21 Sep Knee Pain from a Different Angle
Knee pain is a very general term and can have many causes. One cause would be trauma. For many of us engaged in physical activities and sports that may be the cause. For the majority of people knee issues seem to creep up especially in their late 30s, 40s and 50s. Often it is associated with someone becoming more active again and picking up a sport, or fitness training to improve their body composition. All of the sudden the knee starts hurting.
To understand better the complexity of the knee we need to understand more about its anatomy.
The knee joint is one of the most complex joints in our body. It consists of
- The patellofemoral joint (knee cap to distal part of the femur)
- the tibial-femoral joint (the femur interacting with the tibia (shin bone))
- It has meniscii functioning as increasing the joint surface and working as shock absorbers. They are C-shaped.
- The ligaments attached to the femur, tibia, & fibula lending it stability and guiding movements.
- Patella Tendon attaching on the bottom of the patella and allowing the force of the anterior femoral muscles to lead to knee extension by being attached to the tibia
- The cruciate ligaments stabilizing the knee in a sagittal plane
- The collateral ligaments stabilizing the knee against folding open sideways (coronal plane)
- Bursae are little sacks filled with fluid to protect tendons going over bones, etc.)
- There is a multitude of muscles working on the knee: flexing, extending, rotation etc.
What does the hip and the foot have to do with my knee?
In addition of myriad muscles going over the knee, the hip and the muscles pulling on the hip or the foot position play a major role in your knees function. Inactive gluteal muscles can lead to changes on how the quadriceps pulls on the patella and its tendon. This can have a significant impact on patella positioning, cartilage damage, etc.
A similar situation happens when a foot is not properly supported by its arch and ankle. If your ankle collapses inwards you will have an increased risk of knee injuries due to “overuse” or rather “biomechanics”.
Basically in addition to being sensitive to traumatic injuries (i.e. in soccer, football, tennis etc) the knee is the slave to hip mechanics and foot mechanics.
How can I improve the situation if it is caused by weak hip stabilizers?
There are plenty of things you can do for the hip ranging from functional movements like deadlifts, single leg deadlifts, bridges, single leg bridges to small movements like side to side walk w/ mini-bands, bridge walks, hip hikes.
Trap bar deadlifts are great because they work hamstrings, glutes, adductors, etc. The single leg version really helps with stabilization and is the functional progression.
I would definitely recommend you supplementing these exercises with movements like loaded bridges, clamshells, etc.
Bridges are absolutely fantastic to activate the glutes in a more isolated fashion than squats and deadlifts. With bridges make sure that the back stays straight. Don’t push the weight over the toes but rather keep the weight on the whole foot or slightly more oriented towards the heel. You have various options to set up the bridge. You can either lay down on the floor, the feet even with the floor, elevate the feet or elevate the back. Elevating the back or feet increases the range of motion and is definitely preferred. If you struggle to use a bench for your back, you can set it up on a 10” box a well. Again, I would recommend to progress to single leg bridges down the road. Make sure to use adequate padding for the bar. The bar should be sitting between pubic bone and ASIS (anterior superior iliac spine)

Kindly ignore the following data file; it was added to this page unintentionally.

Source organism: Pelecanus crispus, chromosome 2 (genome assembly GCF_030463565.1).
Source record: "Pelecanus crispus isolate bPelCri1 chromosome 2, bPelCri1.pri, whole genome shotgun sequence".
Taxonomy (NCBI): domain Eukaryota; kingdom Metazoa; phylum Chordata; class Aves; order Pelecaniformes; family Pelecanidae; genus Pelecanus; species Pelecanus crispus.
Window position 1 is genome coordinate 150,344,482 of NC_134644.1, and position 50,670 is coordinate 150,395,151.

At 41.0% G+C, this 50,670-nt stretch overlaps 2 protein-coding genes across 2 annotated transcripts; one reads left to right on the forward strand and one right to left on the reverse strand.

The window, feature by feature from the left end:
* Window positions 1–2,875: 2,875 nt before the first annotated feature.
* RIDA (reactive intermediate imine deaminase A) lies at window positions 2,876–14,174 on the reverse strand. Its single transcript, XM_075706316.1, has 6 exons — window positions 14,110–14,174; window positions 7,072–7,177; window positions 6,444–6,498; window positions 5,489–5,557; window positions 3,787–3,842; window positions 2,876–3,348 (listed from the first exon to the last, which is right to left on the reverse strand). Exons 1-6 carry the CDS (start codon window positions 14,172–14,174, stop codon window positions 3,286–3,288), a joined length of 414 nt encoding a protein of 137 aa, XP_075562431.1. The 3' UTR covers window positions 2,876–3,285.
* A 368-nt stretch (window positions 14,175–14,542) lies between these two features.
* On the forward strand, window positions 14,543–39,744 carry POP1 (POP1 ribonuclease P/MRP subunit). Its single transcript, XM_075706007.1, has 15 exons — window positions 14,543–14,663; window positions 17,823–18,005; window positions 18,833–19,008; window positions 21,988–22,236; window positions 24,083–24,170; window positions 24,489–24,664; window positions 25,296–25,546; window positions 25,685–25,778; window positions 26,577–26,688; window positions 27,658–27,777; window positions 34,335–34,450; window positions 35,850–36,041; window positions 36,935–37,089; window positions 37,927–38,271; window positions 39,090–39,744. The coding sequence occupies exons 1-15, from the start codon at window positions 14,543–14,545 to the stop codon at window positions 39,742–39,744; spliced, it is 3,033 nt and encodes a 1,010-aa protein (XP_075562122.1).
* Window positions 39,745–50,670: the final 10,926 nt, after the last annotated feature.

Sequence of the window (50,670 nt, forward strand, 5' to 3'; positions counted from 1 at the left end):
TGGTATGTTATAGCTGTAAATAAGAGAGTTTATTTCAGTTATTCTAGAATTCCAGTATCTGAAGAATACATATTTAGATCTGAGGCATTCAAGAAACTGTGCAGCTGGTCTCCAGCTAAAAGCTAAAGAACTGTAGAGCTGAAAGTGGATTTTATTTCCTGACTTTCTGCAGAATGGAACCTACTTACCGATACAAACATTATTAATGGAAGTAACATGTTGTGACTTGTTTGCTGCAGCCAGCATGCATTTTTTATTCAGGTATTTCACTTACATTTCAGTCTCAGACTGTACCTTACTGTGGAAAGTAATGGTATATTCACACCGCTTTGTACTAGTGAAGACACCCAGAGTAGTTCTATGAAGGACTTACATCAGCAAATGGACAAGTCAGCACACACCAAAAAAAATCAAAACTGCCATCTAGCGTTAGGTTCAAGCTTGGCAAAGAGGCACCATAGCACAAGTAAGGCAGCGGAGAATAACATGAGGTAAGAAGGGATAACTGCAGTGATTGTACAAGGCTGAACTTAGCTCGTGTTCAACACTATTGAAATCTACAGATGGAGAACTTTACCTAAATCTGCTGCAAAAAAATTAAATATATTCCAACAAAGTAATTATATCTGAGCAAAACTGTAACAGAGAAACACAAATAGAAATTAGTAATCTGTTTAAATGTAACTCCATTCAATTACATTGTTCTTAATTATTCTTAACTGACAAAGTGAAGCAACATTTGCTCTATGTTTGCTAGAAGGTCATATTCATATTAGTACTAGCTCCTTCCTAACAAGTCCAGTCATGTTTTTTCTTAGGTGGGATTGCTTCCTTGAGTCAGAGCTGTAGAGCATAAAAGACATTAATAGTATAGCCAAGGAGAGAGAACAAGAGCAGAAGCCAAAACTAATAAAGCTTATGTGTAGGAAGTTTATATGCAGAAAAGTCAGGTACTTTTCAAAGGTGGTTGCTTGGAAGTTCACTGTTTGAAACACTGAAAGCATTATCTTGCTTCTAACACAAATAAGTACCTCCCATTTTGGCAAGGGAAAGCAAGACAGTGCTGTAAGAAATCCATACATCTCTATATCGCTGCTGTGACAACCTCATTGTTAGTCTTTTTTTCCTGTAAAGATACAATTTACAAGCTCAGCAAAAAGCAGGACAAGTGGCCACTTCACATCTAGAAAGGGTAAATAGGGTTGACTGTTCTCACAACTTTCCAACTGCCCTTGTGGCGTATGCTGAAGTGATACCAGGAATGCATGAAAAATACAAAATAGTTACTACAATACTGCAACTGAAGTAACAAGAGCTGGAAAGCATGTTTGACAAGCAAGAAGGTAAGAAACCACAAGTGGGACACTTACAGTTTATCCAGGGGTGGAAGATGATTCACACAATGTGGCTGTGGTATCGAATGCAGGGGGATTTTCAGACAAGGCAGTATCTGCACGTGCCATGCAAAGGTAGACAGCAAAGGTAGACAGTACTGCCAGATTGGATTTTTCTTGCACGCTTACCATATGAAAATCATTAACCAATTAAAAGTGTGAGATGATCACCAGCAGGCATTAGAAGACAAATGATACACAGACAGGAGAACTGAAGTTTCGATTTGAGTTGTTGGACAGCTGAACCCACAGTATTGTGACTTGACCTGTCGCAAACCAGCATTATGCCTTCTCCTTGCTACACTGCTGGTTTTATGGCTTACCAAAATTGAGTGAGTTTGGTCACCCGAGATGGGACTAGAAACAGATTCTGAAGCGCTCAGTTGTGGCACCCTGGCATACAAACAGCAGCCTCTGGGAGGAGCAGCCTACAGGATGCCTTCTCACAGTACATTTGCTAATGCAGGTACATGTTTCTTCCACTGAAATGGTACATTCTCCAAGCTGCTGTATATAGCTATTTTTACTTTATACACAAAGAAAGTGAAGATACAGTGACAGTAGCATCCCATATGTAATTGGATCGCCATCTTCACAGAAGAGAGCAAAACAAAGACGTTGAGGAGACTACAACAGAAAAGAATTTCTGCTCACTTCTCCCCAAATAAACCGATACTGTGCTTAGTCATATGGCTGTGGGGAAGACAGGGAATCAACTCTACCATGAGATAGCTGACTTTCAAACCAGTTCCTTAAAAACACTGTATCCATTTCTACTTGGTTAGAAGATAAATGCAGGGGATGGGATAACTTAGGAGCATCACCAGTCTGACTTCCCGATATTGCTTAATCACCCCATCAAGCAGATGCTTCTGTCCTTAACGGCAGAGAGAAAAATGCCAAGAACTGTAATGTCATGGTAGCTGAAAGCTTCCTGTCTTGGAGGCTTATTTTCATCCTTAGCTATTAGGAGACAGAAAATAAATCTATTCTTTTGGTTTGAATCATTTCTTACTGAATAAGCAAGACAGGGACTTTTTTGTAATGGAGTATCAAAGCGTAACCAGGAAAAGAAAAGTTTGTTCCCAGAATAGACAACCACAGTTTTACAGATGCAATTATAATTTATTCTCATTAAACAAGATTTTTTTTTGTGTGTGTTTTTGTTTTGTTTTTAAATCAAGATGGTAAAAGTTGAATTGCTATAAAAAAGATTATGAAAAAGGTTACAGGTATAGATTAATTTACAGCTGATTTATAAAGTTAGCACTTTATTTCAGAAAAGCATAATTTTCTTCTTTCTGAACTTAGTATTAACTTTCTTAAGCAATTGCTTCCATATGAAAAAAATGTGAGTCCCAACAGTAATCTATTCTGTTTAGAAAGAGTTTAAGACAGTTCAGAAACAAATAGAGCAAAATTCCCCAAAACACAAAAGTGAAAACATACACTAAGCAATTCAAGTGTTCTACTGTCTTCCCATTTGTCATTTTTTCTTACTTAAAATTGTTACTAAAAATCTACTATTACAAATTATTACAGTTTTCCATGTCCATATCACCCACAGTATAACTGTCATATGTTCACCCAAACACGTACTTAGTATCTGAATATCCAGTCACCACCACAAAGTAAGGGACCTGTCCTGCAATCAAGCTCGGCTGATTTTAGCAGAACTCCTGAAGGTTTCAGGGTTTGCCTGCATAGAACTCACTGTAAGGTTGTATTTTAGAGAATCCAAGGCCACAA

Clamshells on the other hand are a great isolation exercise that can support the work that you are doing with the compound movements. They are just one of many exercises that can be used for this purpose: quadruped donkey kicks, quadruped fire hydrants, cable kickbacks, back extensions, etc. can all be used to supplement the big movements.
What You can do for your feet
Short foot exercises like the one in the video are a great tool to work on foot position and strengthening up intrinsic foot muscles. In addition to the isolated exercise make sure to integrate the short foot into squats, deadlifts, etc.
Knee pain at least due to postural issues and weakness don’t have to be necessarily accepted as part of life. Working on fixing muscle activation & technique training can help clean up your form, improve joint positioning and potentially enable you to be a lifelong healthy athlete.
The sooner someone starts to address these issues the better. Depending on your age and activity level, exercises and foam rolling might not be all that is needed. You might need the synergistic efforts from massage therapists, chiropractors, trainers and your own diligence to get back “on your feet”.
Do not expect immediate and permanent results.You might have had the problems for years and progress might be really slow. If you can reduce pain and increase performance, I consider the effort well worth it.
What if it is not working
Exercises are great but training can only bring you so far. As mentioned above it might take a village to get you back on track. Massages, manual therapy, chiropractic, as well as physical therapists might be necessary to get you started.
Schuenke et al. (2006). Atlas of Anatomy – General Anatomy and Musculoskeletal System. Thieme.